The Secret of the Track

Track
Image from Disney’s The Brave Engineer

I’m gonna tell you the secret of the track. You know—the track that everyone gets off and back on (1). But first I have a confession.

In my February blog post “Unintentionally Living Intentionally,” I talked about getting serious with a plan to use my time and my life most wisely. For almost a month, things went really great.  But then Laura got sick. Vet appointments and daylong babysitting gigs happened. I got pneumonia. My parents came to visit, and we spent two weeks in Maryland caring for Laura’s mother who had a recent surgery.  April was the cruelest month.

Every day we talked longingly about those three weeks of keeping a schedule—working out, getting up early, eating well, consistently writing. But we had jumped the well-laid track, it seemed, and derailed our plans, like the iconic crash in The Fugitive, the cars diving from the rails in a halo of sparks, grinding and scraping, jackknifing and furrowing to a halt. We were lethargic and discouraged. “We’ll get back on track, Pal,” Laura promised.

But the longer we waited, the more clearly I understood the secret of the track:

We hadn’t gotten off track at all. We simply stopped our train.

I feel like this idiom of getting back on track is simply a way to blame the train and track for the engineer’s failure. If some part of life (unexpected responsibilities, emergencies, needs of other people, the general swift passing of time) makes our schedule “go off the rails,” we are victims of the distractions and duties of life (2). And when we think of ourselves as victims, we’re frozen in our own self-pity, never moving forward while thinking something else is holding us back.

Here are three ways that I’m beginning to change my perspective so I can reclaim order to my life and chug on toward my goals.

1. I’m the Engineer—I am not the weeping, hapless passenger in the back of the parlor car. No, I am the engineer in the cab. I get to decide when to pull the brake and when to add coal. Unlike a train’s rigid departure schedule, my best-laid plans and routines are idealic things, often upset by the unexpected or the necessary or my indiscipline.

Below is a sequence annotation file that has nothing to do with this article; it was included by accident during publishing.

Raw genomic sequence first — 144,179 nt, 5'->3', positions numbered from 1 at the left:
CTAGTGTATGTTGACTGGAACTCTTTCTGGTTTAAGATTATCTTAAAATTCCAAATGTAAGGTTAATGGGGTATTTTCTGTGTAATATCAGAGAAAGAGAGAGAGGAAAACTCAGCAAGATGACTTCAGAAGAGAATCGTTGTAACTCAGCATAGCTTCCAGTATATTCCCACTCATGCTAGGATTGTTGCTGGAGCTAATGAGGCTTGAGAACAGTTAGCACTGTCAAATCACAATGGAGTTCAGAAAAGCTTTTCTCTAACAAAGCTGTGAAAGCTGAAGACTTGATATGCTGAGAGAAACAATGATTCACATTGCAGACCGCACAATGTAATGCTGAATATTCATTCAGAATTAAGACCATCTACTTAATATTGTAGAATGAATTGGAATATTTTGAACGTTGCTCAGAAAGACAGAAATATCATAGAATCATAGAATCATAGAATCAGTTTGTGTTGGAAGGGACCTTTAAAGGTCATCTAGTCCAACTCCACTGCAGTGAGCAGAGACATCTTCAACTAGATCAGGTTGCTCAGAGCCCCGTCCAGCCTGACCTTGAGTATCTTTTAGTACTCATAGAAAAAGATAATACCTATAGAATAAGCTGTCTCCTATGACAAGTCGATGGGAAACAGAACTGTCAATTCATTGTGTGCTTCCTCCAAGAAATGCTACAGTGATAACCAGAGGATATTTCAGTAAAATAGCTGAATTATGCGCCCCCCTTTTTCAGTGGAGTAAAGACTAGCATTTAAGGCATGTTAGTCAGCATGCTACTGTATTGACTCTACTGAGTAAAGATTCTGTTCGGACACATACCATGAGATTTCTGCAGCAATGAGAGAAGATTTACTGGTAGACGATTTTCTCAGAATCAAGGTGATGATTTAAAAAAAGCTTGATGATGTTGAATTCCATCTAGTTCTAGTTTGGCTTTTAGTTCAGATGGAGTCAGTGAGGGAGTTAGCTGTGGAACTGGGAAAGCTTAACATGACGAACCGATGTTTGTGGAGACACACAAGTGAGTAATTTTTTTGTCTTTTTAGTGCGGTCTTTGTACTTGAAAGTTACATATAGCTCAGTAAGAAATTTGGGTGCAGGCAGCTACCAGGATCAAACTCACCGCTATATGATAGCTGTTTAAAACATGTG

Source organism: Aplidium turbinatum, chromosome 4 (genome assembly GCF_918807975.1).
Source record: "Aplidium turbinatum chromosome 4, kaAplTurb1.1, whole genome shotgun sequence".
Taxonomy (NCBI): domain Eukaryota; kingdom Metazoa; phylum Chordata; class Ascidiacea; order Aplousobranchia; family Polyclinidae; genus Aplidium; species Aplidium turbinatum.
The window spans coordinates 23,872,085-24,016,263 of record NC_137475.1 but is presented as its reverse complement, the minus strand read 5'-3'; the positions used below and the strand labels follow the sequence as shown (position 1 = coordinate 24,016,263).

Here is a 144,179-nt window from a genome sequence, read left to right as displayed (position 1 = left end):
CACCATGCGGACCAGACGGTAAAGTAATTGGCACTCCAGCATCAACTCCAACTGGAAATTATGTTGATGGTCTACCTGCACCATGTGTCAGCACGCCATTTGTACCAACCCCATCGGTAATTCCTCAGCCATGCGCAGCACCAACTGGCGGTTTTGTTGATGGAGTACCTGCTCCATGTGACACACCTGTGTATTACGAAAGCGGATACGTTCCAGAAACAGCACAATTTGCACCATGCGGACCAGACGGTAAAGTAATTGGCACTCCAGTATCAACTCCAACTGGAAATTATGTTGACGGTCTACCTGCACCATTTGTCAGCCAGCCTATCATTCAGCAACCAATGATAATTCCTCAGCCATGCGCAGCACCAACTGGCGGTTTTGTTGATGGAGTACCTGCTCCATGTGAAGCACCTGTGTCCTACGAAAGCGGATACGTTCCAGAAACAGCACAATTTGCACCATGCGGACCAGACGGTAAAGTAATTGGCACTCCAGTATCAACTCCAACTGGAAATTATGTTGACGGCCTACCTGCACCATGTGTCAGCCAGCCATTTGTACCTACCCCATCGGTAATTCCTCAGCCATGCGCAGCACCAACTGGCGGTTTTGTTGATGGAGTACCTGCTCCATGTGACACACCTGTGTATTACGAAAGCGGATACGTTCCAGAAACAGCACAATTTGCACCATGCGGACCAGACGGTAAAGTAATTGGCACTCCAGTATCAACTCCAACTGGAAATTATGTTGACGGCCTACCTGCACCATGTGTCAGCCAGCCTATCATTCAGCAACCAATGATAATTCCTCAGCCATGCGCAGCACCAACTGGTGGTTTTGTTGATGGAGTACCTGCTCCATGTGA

• I wanted to start getting up early, but I stayed up too late reading or writing.
  • I wanted to exercise in the evening, but after work I had unexpected errands and events.
  • I meant to eat healthy, but there was Chick-fil-a frosted coffee and a moment of weakness. . . okay, several moments of weakness.
  • I meant to write and handletter consistently, but I just didn’t feel inspired (oh, brother).

After a week or two of not following the schedule, I pulled the emergency brake and ground to a complete halt, thinking I was a failure and life was working against me. But since realizing I’m in charge, it’s been easier to leave excuses at the station, take the blame for standing still, and start out again tomorrow.

2. Don’t Stop for Pennies—Since trains have been around, people have laid coins on the tracks, sadistically testing the myth that a penny can derail a train. A penny weighs only a few grams while a train weighs several hundred tons. As you might imagine, that penny is consistently flattened or even pressed right into the track or wheel. It seems ludicrous to think of something as small as a penny upsetting a train. But then again it’s usually little things that make me screech to a stop. So I’m learning to identify the things that waylay me—social media, sleeping in, apathy, sugar, priorities, discouragement—and either anticipate them, avoid them, or roll right over them.

3. Watch the ETA and Destination—I keep a notebook full of ideas for my blog, advice on SEO, a list of guest bloggers and artists I want to highlight, encouraging quotes, a monthly schedule for posts, my fears—and my goals. It helps me focus on what I’m doing each day and each month. I’m still not exactly sure of my final destination, and there’s not exactly an ETA— but I’ve got to keep moving and recalculate for the days when I stop (for pennies). I’ve got a freight load of goals, dreams, and purpose to haul, and only I can make sure they arrive on time.

Casey Jones
Image from Disney’s The Brave Engineer

4. Ignore the schedule. Rather than trying so hard to stick to the schedule, sometimes it’s better to just ignore it entirely. Perfectionism is often the enemy of progress. I’ve got to stop obsessing over the ideal outcome and just focus on making as many good choices as I can. Even if I drink a frosted coffee, I can still go to bed early that night. If I get up late, I can still spend some time working out later. I decide where my train is headed, and sometimes that means forgiving myself for making choices that went against the plan and making a better choice the next time.

So if you’re feeling like your Little Engine That Could is in the ditch, remember—it’s only stopped at the bottom of the hill. Change your perspective, give it some steam, and start to climb.

I know you can. I know you can. I know you can.

the little engine
Image from The Little Engine That Could

. . . . . . . . . . . . . . . . . . . . . . . . . . . . . . . . . . . . . . . .

1. You can probably apply it to a walking track, but I prefer a train metaphor.

2. Of course I am not talking about the tragic and time-consuming unavoidable, such as moving cross country for a new job, becoming seriously ill, or recovering from the death of a loved one.

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